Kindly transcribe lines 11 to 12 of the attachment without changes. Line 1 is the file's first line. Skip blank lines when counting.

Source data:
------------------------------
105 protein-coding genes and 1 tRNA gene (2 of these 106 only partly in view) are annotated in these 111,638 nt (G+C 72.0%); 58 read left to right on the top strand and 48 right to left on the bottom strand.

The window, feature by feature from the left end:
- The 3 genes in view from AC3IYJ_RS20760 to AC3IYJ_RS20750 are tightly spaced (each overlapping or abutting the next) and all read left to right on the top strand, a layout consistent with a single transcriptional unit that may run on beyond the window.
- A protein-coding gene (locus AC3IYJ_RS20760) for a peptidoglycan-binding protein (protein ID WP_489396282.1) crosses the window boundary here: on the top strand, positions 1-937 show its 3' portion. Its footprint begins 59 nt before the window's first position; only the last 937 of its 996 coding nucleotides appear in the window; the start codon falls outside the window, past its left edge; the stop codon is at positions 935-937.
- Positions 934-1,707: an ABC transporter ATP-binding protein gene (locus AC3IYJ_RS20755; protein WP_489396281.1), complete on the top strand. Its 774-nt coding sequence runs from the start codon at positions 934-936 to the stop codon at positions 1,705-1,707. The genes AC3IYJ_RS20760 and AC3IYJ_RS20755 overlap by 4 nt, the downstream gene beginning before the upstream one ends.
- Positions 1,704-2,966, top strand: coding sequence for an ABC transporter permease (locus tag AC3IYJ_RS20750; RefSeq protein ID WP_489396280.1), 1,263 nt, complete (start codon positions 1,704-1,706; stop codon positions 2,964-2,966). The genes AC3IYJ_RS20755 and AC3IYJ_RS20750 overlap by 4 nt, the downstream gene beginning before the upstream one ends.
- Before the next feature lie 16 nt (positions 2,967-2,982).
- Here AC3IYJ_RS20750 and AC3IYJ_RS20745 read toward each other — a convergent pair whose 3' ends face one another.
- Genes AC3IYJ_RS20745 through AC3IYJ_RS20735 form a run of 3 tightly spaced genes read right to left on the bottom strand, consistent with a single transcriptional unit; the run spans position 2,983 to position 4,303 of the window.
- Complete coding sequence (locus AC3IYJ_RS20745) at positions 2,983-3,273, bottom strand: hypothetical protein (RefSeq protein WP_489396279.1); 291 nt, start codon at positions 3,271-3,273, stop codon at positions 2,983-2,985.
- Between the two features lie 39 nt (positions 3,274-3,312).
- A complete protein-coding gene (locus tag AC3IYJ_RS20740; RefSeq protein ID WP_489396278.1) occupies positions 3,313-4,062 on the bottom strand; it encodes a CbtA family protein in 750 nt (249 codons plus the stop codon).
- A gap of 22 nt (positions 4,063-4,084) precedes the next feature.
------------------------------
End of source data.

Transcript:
- Between the two features lie 39 nt (positions 3,274-3,312).
- A complete protein-coding gene (locus tag AC3IYJ_RS20740; RefSeq protein ID WP_489396278.1) occupies positions 3,313-4,062 on the bottom strand; it encodes a CbtA family protein in 750 nt (249 codons plus the stop codon).